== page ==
Millennial drivers eclipse teens as highway hazards, according to study

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TAMPA, Fla. (WFLA/AP) – Young drivers aren’t alone in behaving badly on U.S. roads, a trend that could be contributing to a spike in highway deaths.

Well over half of all drivers in every age group have texted behind the wheel, run a red light or driven faster than the speed limit in the last 30 days, according to a new study by the AAA Foundation for Traffic Safety.

Younger drivers are the worst offenders. Eighty-eight percent of drivers ages 19 to 24 admitted to at least one of those behaviors. But even mature drivers skirted the rules more often researchers expected. For instance, 10 percent of drivers between 60 and 74 have texted or sent email from behind the wheel, while 37 percent of drivers over 75 said they’d driven through a light that had just turned red.

“I think it’s stupid,” said Karson Miller, who’s 18 and from Hillsborough County.  “It’s pretty obvious you shouldn’t text and drive,” he said.

Arnold said the responses were similar to those in past years, indicating a troubling trend. In 2015, U.S. traffic deaths rose 7 percent to 35,092, the largest single-year increase in five decades. They’re expected to rise again in 2016 when that data is finalized.

“It’s actually shocking but also sad because we’ve become a culture of— it’s become acceptable for society to think that we’re taking a little too much risk while driving,”

Teen driver education campaigns have had some success, foundation spokeswoman Tamra Johnson said. Now the organization is considering the best ways to reach drivers of other ages.

“It points to the need to improve driver behavior if we’re going to reverse this alarming trend,” Arnold said.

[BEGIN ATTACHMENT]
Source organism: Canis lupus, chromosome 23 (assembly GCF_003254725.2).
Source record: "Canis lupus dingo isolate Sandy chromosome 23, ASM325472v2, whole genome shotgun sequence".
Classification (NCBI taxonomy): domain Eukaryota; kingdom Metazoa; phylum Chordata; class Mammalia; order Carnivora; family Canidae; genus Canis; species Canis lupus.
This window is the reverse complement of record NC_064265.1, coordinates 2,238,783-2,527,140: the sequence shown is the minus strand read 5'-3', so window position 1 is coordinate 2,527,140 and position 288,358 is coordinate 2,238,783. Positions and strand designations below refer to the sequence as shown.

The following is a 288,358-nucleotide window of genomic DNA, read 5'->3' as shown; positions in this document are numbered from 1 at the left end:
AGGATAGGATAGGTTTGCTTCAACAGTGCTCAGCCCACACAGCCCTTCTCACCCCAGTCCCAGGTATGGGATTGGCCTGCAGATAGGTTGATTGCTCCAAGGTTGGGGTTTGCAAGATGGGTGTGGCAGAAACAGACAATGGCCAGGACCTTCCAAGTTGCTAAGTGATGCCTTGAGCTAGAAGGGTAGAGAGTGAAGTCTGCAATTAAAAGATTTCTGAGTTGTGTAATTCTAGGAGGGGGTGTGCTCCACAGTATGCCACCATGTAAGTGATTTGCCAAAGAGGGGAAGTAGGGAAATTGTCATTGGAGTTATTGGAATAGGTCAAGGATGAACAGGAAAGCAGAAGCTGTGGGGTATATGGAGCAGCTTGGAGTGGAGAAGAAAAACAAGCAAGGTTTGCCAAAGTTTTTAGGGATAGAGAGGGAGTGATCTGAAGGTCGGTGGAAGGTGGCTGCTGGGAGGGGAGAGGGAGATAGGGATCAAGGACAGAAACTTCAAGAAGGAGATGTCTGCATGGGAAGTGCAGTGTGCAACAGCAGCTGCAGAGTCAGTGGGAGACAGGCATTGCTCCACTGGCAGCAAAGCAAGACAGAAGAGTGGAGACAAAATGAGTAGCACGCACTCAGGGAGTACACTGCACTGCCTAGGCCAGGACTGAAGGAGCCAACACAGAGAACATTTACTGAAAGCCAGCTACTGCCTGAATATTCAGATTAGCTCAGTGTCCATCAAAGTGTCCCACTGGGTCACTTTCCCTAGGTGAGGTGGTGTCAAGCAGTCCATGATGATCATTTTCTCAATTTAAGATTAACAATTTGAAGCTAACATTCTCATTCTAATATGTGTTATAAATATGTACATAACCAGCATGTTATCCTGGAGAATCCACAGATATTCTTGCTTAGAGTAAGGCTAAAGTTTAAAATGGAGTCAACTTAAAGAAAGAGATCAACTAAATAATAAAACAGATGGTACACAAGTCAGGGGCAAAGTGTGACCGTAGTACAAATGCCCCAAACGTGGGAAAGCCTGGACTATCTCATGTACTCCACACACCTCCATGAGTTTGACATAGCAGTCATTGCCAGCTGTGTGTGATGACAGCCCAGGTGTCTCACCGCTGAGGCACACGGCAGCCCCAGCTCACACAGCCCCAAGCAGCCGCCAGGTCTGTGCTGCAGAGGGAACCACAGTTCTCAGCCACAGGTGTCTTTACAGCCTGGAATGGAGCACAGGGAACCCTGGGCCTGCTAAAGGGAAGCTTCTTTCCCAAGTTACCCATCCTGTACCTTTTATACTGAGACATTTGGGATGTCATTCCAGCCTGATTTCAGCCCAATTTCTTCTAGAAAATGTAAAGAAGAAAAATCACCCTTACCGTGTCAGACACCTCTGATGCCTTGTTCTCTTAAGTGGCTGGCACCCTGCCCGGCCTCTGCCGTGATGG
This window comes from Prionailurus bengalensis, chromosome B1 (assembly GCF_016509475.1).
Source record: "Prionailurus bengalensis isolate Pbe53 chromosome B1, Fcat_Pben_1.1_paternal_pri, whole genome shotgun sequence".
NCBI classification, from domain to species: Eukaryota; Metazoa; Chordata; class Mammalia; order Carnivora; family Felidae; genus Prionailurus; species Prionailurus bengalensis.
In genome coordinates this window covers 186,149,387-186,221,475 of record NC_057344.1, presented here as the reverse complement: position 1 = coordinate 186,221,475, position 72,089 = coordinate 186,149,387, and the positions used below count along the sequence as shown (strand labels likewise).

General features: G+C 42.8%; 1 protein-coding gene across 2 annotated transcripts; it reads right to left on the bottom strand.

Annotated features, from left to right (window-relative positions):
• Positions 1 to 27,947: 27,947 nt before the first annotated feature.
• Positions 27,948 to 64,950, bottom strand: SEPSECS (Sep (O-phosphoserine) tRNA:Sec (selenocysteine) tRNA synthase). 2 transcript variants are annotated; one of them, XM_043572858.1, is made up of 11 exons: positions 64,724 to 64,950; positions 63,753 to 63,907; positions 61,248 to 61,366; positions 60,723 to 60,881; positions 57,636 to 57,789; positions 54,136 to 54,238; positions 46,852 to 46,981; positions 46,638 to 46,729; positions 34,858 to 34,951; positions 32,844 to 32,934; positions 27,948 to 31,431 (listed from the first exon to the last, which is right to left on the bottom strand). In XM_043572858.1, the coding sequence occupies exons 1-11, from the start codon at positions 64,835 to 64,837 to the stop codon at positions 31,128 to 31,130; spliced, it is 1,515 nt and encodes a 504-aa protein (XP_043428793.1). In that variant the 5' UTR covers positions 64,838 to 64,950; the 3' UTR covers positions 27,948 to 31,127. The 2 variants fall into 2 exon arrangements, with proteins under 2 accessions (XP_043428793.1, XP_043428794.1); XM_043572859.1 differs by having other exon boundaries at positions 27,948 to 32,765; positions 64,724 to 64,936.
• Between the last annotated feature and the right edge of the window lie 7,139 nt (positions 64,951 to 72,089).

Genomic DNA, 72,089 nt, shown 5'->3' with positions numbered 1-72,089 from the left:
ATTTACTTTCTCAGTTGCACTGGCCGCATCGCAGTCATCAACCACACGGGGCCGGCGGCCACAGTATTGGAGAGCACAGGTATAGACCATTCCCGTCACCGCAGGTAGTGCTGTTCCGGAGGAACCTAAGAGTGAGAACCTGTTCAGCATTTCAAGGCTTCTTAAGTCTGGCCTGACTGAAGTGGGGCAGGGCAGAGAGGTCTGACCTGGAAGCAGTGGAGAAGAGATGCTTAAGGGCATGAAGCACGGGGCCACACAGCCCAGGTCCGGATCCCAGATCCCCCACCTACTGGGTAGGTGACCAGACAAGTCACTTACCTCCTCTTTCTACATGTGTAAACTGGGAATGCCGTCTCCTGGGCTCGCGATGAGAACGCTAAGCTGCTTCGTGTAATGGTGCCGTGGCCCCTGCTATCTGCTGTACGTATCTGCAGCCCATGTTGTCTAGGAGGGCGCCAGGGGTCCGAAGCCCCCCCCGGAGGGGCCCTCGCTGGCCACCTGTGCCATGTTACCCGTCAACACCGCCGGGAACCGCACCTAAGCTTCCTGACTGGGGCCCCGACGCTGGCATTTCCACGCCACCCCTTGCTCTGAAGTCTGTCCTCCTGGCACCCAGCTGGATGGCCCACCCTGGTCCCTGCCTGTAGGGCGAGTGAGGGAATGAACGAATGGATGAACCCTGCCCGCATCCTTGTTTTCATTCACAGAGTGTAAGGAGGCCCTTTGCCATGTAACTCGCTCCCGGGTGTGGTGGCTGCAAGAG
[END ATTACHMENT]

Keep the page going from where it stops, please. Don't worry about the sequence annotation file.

The study found broad agreement on some issues. Eighty-seven percent of drivers said they have never driven when they thought they were close to the legal alcohol limit. Ninety-five percent said they had never driven within an hour of using marijuana. Eighty-eight percent of drivers say it’s unacceptable to drive without a seat belt, and 82 percent support laws requiring motorcycle riders to wear helmets.

But drivers’ behavior sometimes contradicted their own instincts. More than three-quarters of drivers say it’s unacceptable to text or email while driving, but 31 percent had done so in the last month and 8 percent do so often. Ninety-six percent of drivers say drowsy driving is a serious safety threat, but 29 percent had recently driven when they were so tired they had trouble keeping their eyes open.

The study questioned 2,511 licensed drivers aged 16 and over. Among its findings:

  • The youngest drivers — those ages 16 to 18 — were less likely to engage in speeding, running red lights or texting while driving than drivers in their 20s through 50s.
  • Eighty-three percent of drivers — and 86.5 percent of drivers 75 or older — said they were more careful than other drivers on the road.
  • Just over half of drivers feel seriously threatened by drivers talking on cell phones, but 68 percent made a call while driving in the last 30 days.
  • Drivers ages 40-59 were the most likely to use a hands-free phone in the car. Drivers ages 16-18 and 75 or older were the most likely to hold their phones and talk while driving.
  • Twenty-three percent of drivers — and 36 percent of those ages 19 to 24 — think it’s acceptable to drive 15 mph over the speed limit on a freeway. Forty-six percent of drivers say they have driven that fast on a freeway in the last 30 days.
  • Sixty percent of drivers say people who drive after using illegal drugs are a serious threat, but just 34 percent say the same about people who drive after using prescription drugs.

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